Job Training and Creation
The Job Training and Creation grantmaking program supports efforts to connect low-income, low-skilled workers to training and employment opportunities that offer family sustaining wages and career advancement opportunities. Learn more about our 2013 Job Training and Creation grantees.
Although the economic recession officially ended in June 2009, the effects of the recession are still being felt throughout the country. Perhaps the most recalcitrant of our current economic issues is the problem of widespread unemployment. As of December 2013, the statewide unemployment rate stood at 8.3% and illustrates the extent the crisis continues its impact on Californians1. In the Bay Area in December 2013, unemployment was estimated at 7.4% in Alameda County, 7.3% in Contra Costa County, 5.0% in Marin County, 5.6% in San Francisco, and 5.3% in San Mateo County. In communities where many minority, low-skilled and low-income individuals reside, the unemployment rate was higher: e.g., 6.0% in San Rafael, 11.4% in Oakland, 11.9% in Richmond, 12.2% in East Palo Alto2. In San Francisco’s Bayview/Hunters Point neighborhood, the poverty rate stood at 21.3% with nearly one-fourth of the residents living at or below poverty. These data demonstrate that individuals with barriers to employment are having a particularly difficult time in the current labor market.
This continuing unemployment crisis in the Bay Area highlights the need for a strategic and comprehensive look at regional job training and creation strategies. The Job Training and Creation grant program supports efforts to connect mostly low-income, low-skilled workers to training and employment opportunities that offer family sustaining wages and career advancement opportunities.
Another focus of this grant program is the role of loans and technical assistance in helping Bay Area entrepreneurs start or expand their businesses. California’s small businesses make up an overwhelming majority of all employer firms in the state, employing 82% of all new job creation. Research has shown that financing small businesses provides a major economic boost with a proven return of at least 2 to 1 as it flows through the regional economy, creating new wages, new spending and new tax revenues.3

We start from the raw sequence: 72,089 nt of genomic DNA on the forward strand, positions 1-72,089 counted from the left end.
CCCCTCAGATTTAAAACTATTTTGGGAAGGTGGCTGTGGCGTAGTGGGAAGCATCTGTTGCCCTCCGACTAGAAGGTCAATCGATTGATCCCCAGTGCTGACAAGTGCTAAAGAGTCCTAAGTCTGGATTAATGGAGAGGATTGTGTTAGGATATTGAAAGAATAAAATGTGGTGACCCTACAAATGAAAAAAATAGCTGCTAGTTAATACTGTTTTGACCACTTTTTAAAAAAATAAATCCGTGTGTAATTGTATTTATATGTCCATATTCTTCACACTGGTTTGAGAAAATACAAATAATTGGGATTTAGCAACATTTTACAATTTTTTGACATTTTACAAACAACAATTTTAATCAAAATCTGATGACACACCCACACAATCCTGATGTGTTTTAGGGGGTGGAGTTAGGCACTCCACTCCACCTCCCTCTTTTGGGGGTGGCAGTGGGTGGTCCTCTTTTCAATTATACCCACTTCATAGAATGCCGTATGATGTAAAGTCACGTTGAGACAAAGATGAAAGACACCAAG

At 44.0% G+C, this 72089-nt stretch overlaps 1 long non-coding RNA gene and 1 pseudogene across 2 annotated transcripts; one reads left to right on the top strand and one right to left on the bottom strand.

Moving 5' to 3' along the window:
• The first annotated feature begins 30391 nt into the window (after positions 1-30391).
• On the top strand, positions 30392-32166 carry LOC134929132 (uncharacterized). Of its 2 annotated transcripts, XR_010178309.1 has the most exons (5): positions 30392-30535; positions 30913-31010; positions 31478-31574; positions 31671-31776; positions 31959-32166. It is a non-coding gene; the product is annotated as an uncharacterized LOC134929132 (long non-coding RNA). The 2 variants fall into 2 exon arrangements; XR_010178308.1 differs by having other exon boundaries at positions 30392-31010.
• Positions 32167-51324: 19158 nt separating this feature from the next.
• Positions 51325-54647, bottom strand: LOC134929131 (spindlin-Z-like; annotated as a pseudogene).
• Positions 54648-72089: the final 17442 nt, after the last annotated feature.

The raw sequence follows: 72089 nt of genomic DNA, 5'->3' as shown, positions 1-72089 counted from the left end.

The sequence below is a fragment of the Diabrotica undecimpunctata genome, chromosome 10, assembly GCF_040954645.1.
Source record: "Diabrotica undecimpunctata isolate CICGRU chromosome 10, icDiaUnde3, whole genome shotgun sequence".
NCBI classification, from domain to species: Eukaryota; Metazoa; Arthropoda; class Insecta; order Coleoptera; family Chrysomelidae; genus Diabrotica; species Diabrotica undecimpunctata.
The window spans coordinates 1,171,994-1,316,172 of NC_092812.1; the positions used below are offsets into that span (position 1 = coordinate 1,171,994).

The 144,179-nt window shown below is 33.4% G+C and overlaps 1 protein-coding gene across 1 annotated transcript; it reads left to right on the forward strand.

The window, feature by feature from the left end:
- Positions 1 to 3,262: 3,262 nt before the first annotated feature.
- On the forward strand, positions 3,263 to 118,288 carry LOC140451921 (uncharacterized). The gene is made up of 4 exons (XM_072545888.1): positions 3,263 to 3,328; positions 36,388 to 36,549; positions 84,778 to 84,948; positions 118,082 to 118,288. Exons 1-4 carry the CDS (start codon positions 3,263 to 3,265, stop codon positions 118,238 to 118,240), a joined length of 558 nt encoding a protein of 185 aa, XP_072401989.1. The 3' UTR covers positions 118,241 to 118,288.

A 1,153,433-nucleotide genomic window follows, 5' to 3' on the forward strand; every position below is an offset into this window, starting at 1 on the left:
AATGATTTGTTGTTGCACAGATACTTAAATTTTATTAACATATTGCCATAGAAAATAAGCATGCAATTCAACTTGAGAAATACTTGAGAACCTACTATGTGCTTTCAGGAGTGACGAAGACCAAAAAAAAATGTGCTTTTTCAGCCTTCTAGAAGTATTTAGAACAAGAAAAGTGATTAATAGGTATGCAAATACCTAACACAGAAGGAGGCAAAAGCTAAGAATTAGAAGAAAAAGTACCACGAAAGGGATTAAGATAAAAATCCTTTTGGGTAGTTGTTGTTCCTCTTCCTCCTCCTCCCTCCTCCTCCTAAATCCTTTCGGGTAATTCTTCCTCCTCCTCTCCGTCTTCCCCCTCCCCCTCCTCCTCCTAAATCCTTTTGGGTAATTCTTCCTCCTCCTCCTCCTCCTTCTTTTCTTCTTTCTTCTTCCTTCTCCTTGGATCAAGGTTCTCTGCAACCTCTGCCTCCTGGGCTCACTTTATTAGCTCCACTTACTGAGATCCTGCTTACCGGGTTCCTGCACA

The Job Training and Creation Program also seeks to expand small business financing and microlending to boost employment opportunities as well as economic activity in low-income Bay Area communities.
1 US Bureau of Labor Statistics
2 US Bureau of Labor Statistics
3. Ripple Effect: The Economic Impact of Microlending, A case study of Opportunity Fund’s Microfinance Program from 1995 to 2010, http://www.opportunityfund.org/social-impact/microloans.
Objective One: Job Training
To support job preparation and training programs that rapidly prepare individuals for employment in industries experiencing growth and offering career advancement opportunities.
- Increase the capacity of existing training programs offering short term training for entry-level employment in growth sectors (such as healthcare, hospitality, green construction and recycling, office admin and the IT sector).
- Support job preparation services including career exploration, job search skills, work readiness, soft skills, basic skills, and case management.
- Support career coaching for low-skilled individuals searching for work or seeking to advance.
Objective Two: Job Creation
To increase the supply of quality jobs that offer employment opportunities for low- to moderate-skilled workers.
- Promote the creation of social enterprises that offer transitional employment, entry-level placements, and skill-building for low-skilled individuals.
- Support the development of micro-enterprise training and technical assistance programs or other efforts that assist low- to moderate-income entrepreneurs to launch and grow small businesses.
- Invest in employer intermediaries that address barriers to business expansion and growth, and align employer needs with the workforce training system.
- Support the development, implementation, and enforcement of policies that lead to the creation of jobs, such as first-source/local hire ordinances, project labor agreements, and workforce provisions of community benefits agreements.
Please note that is not an open call for proposals. Only invited organizations may apply.
Grants will range from $30,000 to $50,000. Funds will be awarded on a competitive basis to invited organizations. In order to be considered for funding, invited organizations must submit a full grant proposal and all of the requested materials through Grantee Center.
Deadline: Friday, March 28, 2014 at 11:59PM
Notification: May 2014
Grant Start Date: June 30, 2014
For more information, or questions about this grantmaking process, please contact Landon Williams at firstname.lastname@example.org or 415.733.8522.